It has been a tough year for the Toronto Blue Jays. Injuries have been plentiful, and with each injury the frustration grows among the fanbase.
Many thought this was the year the Jays see playoff baseball because of the addition of a second wild-card spot. It appears it won’t happen due to some bad luck, but as Toronto sports fans are used to saying, there’s always next year.
The Blue Jays have a great farm system, their young talent has been producing at the major league level and if they can stay healthy, they may be able to finally get into the playoffs.
It all starts with pitching, though. Here is my projected starting rotation for the Blue Jays coming out of spring training next year.
Before Morrow got injured this year, he was 7-4 and by far had the best stuff in the Blue Jays' rotation.
Despite being the second pitcher coming out of training camp, Morrow looked like the team's true ace and will get the opportunity to prove he can handle the responsibility next year.
Morrow had three of his seven wins by complete-game shutouts.
Morrow is 28 and is in the prime of his career. He deserves a chance to prove he can be the rock of the Jays' lineup, and I think he will earn that opportunity next year.
It’s no secret Romero struggled this year.
In 24 games, he has gone 8-9 and has had some serious trouble pitching well in the second half of the season.
That being said, he is just one year Morrow’s junior and is also entering the prime of his career. He has proven that he can pitch and the talent is there—he just went through a rough patch this year.
It won't be the case where Romero loses the No. 1 job, it will just be that Morrow earns it. Farrell will give it to Morrow to relieve some of the apparent pressure that led to Romero’s struggles this year.
Romero can still be an effective pitcher in this league and will have a better opportunity to prove it while knowing he’s surrounded by strong arms next year. Look for this pitching duo to be a fearsome one-two punch in the AL.
When the season started, it was a dog race to see which young pitcher could seize their opportunity in the majors.
Injuries to Drew Hutchison and Kyle Drabek made Alvarez the last man standing, and he has fared decently.
He’s not putting up awe-inspiring numbers, but he is putting up promising ones.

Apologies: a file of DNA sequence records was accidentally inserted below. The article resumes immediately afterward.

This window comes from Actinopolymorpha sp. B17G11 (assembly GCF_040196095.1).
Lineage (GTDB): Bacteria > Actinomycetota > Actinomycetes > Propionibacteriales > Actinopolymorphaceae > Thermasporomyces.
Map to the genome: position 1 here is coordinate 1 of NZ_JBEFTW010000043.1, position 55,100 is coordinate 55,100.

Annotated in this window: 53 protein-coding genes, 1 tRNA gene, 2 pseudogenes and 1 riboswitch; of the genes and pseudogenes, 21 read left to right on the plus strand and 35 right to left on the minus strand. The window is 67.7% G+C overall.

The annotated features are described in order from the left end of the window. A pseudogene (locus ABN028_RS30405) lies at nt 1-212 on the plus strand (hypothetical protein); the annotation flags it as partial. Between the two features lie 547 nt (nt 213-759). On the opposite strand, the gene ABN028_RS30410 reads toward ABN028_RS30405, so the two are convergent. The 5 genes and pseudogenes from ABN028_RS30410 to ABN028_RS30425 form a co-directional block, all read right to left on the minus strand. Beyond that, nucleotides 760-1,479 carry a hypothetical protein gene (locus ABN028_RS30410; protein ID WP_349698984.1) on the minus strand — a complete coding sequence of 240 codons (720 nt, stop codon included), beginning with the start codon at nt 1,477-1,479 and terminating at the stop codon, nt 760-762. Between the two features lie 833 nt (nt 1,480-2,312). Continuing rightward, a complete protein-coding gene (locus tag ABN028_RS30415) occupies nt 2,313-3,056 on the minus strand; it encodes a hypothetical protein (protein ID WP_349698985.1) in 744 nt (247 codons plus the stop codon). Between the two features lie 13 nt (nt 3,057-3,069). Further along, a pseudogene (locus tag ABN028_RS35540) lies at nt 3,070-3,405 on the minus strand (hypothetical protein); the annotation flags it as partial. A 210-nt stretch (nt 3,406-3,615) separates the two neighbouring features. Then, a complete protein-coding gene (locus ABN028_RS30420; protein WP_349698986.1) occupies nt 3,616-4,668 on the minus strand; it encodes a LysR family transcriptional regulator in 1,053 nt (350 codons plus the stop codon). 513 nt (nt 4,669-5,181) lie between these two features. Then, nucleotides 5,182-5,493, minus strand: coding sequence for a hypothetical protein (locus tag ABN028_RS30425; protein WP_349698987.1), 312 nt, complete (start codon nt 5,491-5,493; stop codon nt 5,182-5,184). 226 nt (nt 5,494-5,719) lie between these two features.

In his first full year in the majors, Alvarez has a 7-9 record and a 4.58 ERA, but he is just 22 and will continue to improve.
Alvarez may not have the most impressive stat line, but he did record his first complete-game shutout this year, and remember that he has a lot of development ahead of him. A full spring training with a roster position that is his to lose will be key to his improvement.
I think the Jays take another chance on him.
After acquiring J.A. Happ, the Blue Jays used him primarily out of the bullpen, but he has since been inserted into the rotation.
He is likely to stay there and start next year there as well.
Happ did not fare well in his first start with the Jays, but that is hardly enough of a sample size to judge him on. He is a 29-year-old veteran who will bring some stability to the Jays' rotation out of the four spot.
A full year with the Blue Jays and a training camp working with pitching coach Bruce Walton will help Happ get settled in Toronto. They have him under contract and will do everything in their power to keep him with the club.
Although he may see some time in the bullpen later in the year, look for Happ to start the year as the fourth starter.
Heading into spring training, the fifth starter's job will be up for grabs.
There are a number of candidates who could fill the spot, including signing Shawn Marcum, Derek Lowe or Canadian Erik Bedard.
It could also be won by Dustin McGowan, who before going down with yet another injury re-signed with the Jays in spring training. Clearly they liked what they saw enough to ink him to a deal, and maybe he can stay healthy next year.
Don’t be surprised to see Alex Anthopolous make a free-agent signing to help his rotation. Your guess is as good as mine, but if I had to guess I think it may be Brandon McCarthy.
McCarthy spent a good portion of this year on the DL with a shoulder injury that made it nearly impossible for Oakland to trade him. At the end of this year, he is set to become a free agent and could be a pitcher that general manager Alex Anthopolous targets.
Sure, there are bigger names out there, but McCarthy is 29 years old and can be locked up for a few years at a reasonable rate.
After changing his pitching style, McCarthy is enjoying his best year as a pro with a 2.68 ERA in 13 games. He will get paid somewhere near the $5 million a year range, and Toronto has that kind of money to spend.
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